Security & Safety

Chernobyl / New Shelter Officially Handed Over To Ukraine For Operation

By Kamen Kraev
11 July 2019

New Shelter Officially Handed Over To Ukraine For Operation
Panoramic image including the NSC in the background. Photo courtesy Chernobyl NPP.
The New Safe Confinement (NSC), a €1.5bn structure built to encase the destroyed reactor 4 at the Chernobyl nuclear power station, was yesterday handed over to Ukraine for operation at an official ceremony, the European Bank for Reconstruction and Development (EBRD) said.

The handover ceremony also marked the formal completion of the largest example of international cooperation in the field of nuclear safety, EBRD said.

The event was attended by the president of Ukraine, Volodymyr Zelenskyy, the chairman of the Chernobyl Shelter Fund, Hans Blix, the EBRD managing director for Ukraine, Eastern Europe and the Caucasus, Matteo Patrone, the EBRD director for nuclear safety, Balthasar Lindauer, and donor country representatives.

A concrete structure known as the sarcophagus was hastily built around reactor number 4 at Chernobyl in the months after the accident of 1986 to contain the radioactive residuals.

Never intended to be permanent, the sarcophagus deteriorated over the years and become less effective.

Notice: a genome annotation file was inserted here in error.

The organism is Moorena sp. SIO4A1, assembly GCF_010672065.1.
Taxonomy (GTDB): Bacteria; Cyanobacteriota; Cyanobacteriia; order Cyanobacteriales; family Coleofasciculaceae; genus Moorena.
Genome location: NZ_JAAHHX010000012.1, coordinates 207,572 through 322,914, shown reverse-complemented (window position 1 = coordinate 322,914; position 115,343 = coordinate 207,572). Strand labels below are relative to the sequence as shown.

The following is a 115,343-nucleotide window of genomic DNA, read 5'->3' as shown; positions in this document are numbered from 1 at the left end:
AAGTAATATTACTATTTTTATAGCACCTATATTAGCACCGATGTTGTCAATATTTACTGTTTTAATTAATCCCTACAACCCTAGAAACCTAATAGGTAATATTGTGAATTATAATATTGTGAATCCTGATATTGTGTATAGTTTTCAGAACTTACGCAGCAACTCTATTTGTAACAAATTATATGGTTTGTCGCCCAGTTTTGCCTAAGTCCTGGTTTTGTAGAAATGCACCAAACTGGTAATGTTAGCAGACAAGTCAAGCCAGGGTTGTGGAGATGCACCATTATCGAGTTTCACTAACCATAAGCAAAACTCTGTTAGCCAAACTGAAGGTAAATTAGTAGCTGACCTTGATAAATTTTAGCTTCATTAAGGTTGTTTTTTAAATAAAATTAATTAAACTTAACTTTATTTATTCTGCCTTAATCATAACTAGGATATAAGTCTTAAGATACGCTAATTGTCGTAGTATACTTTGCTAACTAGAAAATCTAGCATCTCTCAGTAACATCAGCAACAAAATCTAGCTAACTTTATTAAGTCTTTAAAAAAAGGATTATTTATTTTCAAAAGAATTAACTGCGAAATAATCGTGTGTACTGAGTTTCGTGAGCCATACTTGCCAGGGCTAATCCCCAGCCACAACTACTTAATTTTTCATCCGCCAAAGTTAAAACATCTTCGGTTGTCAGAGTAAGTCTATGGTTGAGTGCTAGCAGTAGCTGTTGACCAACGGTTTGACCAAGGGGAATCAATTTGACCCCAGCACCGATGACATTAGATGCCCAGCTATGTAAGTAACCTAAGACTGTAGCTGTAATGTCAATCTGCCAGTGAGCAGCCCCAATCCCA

Construction of a new shelter began in late 2010. The structure was moved into position in November 2016. This operation took 15 days to complete.

The NSC is 108 metres high and 162 metres long, and has a span of 257 metres and a lifetime of a minimum of 100 years. The arch-shaped structure weighs some 36,000 tonnes. Its frame is a huge lattice construction of tubular steel members, supported by two longitudinal concrete beams.

The NSC – looking like a giant aircraft hangar – is a design and construction project unprecedented in the history of engineering. Never before has such a huge structure been constructed at a heavily contaminated site.

The NSC will prevent the release of contaminated material from the present shelter and at the same time protect the sarcophagus from external impacts such as extreme weather.

The EBRD said the NSC’s cost of €1.5bn was financed by 45 donor countries and institutions. The structure is the main component of the €2.1bn Shelter Implementation Plan which included the completion of crucial infrastructure and safety projects and in particular the stabilisation of the old shelter and the creation of the necessary infrastructure needed for the work at the Chernobyl site.

The EBRD said it is providing €715m of its own resources to support Chernobyl projects including the NSC.

In June, EBRD said the NSC will undergo one year of trial operation after a final commissioning test was completed at the end of April 2019.

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